This obviously hurt Wales a little bit in slow-build-up, as their skewed options made it easier for Serbia to focus their defensive efforts, but Bale negated this with an immense work-rate off-the-ball. In every single attack, the Welsh wizard ensured that he popped up in a different place at a different time (sometimes he would spark a counter-attack with an aerial duel or a slick dribble from deep, before spearheading an offensive thrust with an excellent off-the-ball run into the final third), making him practically un-markable.
Thus, it was no surprise to see that Bale was the source of nearly all of Wale’s danger, as he created chances with crosses, took more than half of his team’s shots (4/7), hit the post in the 84th minute, and scored Wales’ only goal of the game.
That’s not to take away from Bale’s teammates, who put in an able performance to support the Real Madrid superstar. Ramsey, in particular, was huge in allowing Bale to thrive in such a free role. He single-handedly kept play ticking in the final third and managed to release Bale on the counter-attack several times with a bevy of excellent passes.
Robson-Kanu also deserves a mention for his supreme work-rate, as that quality allowed him to create a chance out of nothing and assist Bale for the opening goal of the evening.
Serbia, on the other hand, were rather dismal, as they struggled to cope with Chris Coleman’s dynamic formation in addition to failing to create much for themselves. For the most part, they were rather stagnant and disjointed, meaning one would too often one see Kostic running into Dusan Tadic’s space, or a pass being played after Mitrovic had already made a run.
Nevertheless, Serbia managed to level the scoreline only moments after Bale hit the post, cruelly distributing the points and breaking the home stadium’s hearts.
As a result, Wales now sit out of a qualification place (though second place doesn’t guarantee that you go to the World Cup; only the 8 best runners-up move to a play-off, where the 4 winners then qualify) in 3rd, with 6 points won out of a possible 12.
Gareth Bale’s Performance Rating: 8.5/10
Key Statistics: 51 touches, 1 goal, 2/4 shots on target, 1 key pass, 3 dribbles, 4 fouls drawn, 2 aerials won, 20/27 passes completed, 1/4 crosses completed, 3/6 long balls completed.
(All stats & charts taken from whoscored.com)
To help us cover the Croatia game (our staff was spread super thin today with Castilla coverage and general international duty), we reached out to AnteZ on twitter, who is very well versed with Croatian and Real Madrid football. Below is his match report:
Croatia 2 - 0 Iceland
Both Croatia and Iceland came into today's World Cup qualifier with a strong 7 points from 3 matches. This crucial game was played in an empty Maksimir stadium in Croatia's capital because of fan trouble.
Croatia's lineup: 4-2-3-1 Subasic; Vrsaljko-Vida-Corluka-Pivaric; Kovacic-Badelj; Brozovic-Rakitic-Perisic; Mandzukic.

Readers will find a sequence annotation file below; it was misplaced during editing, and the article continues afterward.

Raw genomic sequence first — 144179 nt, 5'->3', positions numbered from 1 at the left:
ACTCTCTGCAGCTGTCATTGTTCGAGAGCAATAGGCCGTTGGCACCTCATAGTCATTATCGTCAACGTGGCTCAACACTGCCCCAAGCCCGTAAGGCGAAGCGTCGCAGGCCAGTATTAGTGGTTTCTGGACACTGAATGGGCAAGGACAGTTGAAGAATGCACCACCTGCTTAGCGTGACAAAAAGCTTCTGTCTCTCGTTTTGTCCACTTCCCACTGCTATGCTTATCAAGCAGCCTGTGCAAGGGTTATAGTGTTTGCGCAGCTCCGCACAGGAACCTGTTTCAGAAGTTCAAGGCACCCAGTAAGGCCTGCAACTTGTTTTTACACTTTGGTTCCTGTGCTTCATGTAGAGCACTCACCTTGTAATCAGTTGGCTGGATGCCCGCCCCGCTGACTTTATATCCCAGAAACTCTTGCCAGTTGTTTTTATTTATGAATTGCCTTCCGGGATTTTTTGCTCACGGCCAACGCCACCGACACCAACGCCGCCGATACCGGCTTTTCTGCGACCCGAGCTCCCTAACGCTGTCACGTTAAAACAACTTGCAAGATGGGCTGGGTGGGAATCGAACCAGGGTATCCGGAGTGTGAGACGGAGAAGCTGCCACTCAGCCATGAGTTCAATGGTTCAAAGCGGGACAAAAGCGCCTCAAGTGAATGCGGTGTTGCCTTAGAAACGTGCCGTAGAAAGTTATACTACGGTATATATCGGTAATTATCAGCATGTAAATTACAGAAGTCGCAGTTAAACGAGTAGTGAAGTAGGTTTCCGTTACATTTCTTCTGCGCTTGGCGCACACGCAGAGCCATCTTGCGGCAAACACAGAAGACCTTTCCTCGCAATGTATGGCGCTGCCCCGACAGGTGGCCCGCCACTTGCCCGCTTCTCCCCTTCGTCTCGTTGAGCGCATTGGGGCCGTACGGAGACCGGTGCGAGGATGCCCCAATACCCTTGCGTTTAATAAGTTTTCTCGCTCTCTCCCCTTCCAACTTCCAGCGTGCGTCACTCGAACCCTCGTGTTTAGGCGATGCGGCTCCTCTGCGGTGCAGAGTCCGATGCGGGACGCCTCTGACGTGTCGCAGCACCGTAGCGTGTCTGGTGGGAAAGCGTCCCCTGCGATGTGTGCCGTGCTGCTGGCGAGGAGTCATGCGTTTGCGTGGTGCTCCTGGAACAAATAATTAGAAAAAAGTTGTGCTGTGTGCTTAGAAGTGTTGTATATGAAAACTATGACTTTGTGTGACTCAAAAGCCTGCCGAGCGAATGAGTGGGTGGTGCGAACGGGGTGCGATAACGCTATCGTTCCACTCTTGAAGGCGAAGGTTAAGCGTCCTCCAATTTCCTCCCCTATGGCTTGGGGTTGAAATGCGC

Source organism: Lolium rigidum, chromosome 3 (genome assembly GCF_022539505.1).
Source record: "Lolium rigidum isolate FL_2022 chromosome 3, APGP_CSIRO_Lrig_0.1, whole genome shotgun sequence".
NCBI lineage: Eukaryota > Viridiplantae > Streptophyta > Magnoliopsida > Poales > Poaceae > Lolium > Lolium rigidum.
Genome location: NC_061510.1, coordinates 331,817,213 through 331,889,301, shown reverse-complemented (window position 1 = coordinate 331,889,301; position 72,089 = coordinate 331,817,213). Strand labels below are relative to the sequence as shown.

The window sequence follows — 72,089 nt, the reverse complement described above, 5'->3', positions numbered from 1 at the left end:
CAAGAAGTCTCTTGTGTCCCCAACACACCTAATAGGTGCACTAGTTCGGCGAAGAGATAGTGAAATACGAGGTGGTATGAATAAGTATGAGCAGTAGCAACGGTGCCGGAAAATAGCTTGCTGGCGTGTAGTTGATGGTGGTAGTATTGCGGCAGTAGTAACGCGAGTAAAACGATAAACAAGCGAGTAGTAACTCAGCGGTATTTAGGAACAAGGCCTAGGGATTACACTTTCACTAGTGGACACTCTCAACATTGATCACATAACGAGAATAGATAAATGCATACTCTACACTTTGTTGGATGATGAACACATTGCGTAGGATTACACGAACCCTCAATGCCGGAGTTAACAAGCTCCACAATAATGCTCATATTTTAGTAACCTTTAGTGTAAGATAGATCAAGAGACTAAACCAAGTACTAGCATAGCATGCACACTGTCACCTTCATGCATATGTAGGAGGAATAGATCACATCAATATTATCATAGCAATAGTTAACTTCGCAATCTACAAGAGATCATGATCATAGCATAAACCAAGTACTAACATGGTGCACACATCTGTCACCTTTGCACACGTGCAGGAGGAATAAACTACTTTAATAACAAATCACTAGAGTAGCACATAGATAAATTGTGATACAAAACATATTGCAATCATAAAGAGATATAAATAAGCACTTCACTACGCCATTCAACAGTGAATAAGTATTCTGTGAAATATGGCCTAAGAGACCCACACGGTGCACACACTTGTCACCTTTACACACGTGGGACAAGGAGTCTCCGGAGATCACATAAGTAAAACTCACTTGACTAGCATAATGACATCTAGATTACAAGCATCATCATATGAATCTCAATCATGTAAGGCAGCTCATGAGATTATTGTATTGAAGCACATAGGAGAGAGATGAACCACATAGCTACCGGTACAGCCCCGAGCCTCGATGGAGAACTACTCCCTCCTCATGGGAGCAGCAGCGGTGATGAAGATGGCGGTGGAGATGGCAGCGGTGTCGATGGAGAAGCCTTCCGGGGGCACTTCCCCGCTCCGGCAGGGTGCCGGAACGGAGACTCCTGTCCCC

Due to Luka’s recent return to fitness, Kovacic started in place of Croatian captain Luka Modric, who sat on the bench for the first half. Real Madrid were concerned Luka would be pushed too hard and I'm sure many Madridistas breathed a sigh of relief to see a lineup devoid of the important playmaker.
The first half saw Croatia keep more possession even though the pitch was very poor. Mateo Kovacic had a decent half in the conditions, even managing a beautiful play where he split two Iceland defenders and took a few touches forward before placing a deep ball perfectly to Mandzukic's feet. Kova was also fouled a few times, but other than that and his previous play, he did not make a major impact in midfield as Croatia couldn't find their rhythm in the first half.
But Croatia did manage to go ahead, and the difference-maker was Marcelo Brozovic, who hit a powerful left footed shot past the goalkeeper from the top of the box in 15th minute (Brozovic is an Inter Milan midfielder who was linked briefly with Real Madrid last summer).
The second half started with Luka Modric coming on for Mateo Kovacic, and instantly Croatia's midfield looked like it was functioning better. Luka did a great job of distributing the ball and the other players around him seemed to be more active than the first half. Luka did lose one ball in the opposing half which led to a counter attack where Croatian defender Domagoj Vida had to make a foul to stop the attack.
Croatia maintained control with the 1-0 lead until Brozovic scored his second goal from outside the box after a nice solo run in extra time. Epic Brozo(Brozovic's nickname) chose placement, as he curled the ball into the right corner from the top of the box.
The second goal confirmed the 3 points for Croatia, who go to top of the table with 10 points from 4 matches and a 10-1 goal difference. Unfortunately, Croatia winger Ivan Perisic received a red card in the 89th minute and will miss the next Croatia qualifier against Ukraine.
But the real bad news were the reports streaming in after the match that Kovacic suffered an ankle injury in the first half. Due to this, Croatia have released Kovacic from national team duties for this cycle and he will return to Madrid immediately for treatments. The curse strikes again!